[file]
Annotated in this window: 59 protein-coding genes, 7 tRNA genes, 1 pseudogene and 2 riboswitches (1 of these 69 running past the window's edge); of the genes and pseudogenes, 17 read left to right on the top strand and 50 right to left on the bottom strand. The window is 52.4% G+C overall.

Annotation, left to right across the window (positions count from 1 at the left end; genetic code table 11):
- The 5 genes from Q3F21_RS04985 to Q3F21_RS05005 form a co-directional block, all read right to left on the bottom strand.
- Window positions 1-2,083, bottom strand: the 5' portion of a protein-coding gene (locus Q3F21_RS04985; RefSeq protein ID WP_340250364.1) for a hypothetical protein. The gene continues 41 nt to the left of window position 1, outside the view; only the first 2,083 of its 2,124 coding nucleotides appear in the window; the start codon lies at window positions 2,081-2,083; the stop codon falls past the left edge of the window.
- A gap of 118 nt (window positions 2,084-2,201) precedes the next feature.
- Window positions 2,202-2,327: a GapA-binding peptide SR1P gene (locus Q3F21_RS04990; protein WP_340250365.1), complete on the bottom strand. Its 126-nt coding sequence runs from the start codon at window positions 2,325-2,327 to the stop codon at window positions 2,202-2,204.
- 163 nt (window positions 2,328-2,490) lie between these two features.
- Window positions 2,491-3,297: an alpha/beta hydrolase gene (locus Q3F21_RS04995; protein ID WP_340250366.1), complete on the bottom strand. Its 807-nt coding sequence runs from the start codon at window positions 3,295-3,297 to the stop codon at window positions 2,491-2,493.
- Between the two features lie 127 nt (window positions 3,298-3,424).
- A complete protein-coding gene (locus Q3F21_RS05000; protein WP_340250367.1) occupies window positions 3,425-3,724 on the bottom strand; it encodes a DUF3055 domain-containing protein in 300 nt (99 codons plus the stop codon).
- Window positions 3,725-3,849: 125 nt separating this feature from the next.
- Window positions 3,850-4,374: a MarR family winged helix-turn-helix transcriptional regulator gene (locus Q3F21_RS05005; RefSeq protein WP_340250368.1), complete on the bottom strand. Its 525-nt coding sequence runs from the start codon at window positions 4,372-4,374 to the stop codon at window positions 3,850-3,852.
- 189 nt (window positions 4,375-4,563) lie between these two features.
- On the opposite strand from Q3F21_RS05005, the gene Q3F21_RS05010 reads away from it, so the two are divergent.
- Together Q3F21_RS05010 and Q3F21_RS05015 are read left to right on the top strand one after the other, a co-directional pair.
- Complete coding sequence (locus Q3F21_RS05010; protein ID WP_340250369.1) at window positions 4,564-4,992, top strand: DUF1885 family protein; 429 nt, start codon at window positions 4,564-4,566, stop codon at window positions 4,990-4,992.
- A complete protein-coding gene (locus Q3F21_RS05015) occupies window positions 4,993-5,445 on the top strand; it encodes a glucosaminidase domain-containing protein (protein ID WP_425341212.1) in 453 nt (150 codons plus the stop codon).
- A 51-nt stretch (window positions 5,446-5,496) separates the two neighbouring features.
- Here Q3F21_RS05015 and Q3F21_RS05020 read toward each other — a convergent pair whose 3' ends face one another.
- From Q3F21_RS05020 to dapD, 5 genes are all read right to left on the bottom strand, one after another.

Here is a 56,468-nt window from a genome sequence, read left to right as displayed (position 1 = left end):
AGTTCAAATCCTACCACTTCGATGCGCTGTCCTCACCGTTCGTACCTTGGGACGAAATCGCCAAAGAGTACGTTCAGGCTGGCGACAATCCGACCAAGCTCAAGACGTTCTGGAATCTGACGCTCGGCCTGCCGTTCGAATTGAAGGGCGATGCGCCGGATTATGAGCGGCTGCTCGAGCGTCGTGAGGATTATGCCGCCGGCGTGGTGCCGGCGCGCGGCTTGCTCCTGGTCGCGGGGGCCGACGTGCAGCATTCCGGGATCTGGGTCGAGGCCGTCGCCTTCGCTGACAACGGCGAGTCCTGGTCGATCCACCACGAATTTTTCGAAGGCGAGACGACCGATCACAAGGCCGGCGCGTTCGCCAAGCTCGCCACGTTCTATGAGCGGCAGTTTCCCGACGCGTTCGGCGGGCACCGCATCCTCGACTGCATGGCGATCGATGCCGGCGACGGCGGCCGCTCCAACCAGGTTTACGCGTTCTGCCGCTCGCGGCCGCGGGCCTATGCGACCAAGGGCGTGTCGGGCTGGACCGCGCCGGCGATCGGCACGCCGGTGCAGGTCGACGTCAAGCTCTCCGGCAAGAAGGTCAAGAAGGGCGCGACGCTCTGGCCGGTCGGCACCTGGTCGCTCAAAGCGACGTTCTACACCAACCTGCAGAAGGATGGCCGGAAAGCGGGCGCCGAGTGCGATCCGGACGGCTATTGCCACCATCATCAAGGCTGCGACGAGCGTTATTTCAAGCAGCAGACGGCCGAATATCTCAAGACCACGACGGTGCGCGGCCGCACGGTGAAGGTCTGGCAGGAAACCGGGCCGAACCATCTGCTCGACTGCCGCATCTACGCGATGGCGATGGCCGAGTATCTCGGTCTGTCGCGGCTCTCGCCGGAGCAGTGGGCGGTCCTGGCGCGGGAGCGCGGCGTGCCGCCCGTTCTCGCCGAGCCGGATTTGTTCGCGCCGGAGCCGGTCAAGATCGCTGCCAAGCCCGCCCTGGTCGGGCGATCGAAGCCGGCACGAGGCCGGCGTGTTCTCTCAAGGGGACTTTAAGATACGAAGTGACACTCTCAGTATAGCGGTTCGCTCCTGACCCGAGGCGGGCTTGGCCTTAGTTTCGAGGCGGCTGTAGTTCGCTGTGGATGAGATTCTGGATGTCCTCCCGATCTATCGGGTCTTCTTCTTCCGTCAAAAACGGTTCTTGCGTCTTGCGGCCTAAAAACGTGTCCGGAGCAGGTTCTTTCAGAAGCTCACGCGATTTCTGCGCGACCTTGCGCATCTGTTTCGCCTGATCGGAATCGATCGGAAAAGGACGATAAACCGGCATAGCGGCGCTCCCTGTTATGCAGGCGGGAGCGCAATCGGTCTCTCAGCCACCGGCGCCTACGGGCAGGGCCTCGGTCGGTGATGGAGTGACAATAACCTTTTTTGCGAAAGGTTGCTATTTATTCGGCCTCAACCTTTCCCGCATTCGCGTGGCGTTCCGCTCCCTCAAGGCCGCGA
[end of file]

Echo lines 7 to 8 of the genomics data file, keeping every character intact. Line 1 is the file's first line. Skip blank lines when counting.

- 163 nt (window positions 2,328-2,490) lie between these two features.
- Window positions 2,491-3,297: an alpha/beta hydrolase gene (locus Q3F21_RS04995; protein ID WP_340250366.1), complete on the bottom strand. Its 807-nt coding sequence runs from the start codon at window positions 3,295-3,297 to the stop codon at window positions 2,491-2,493.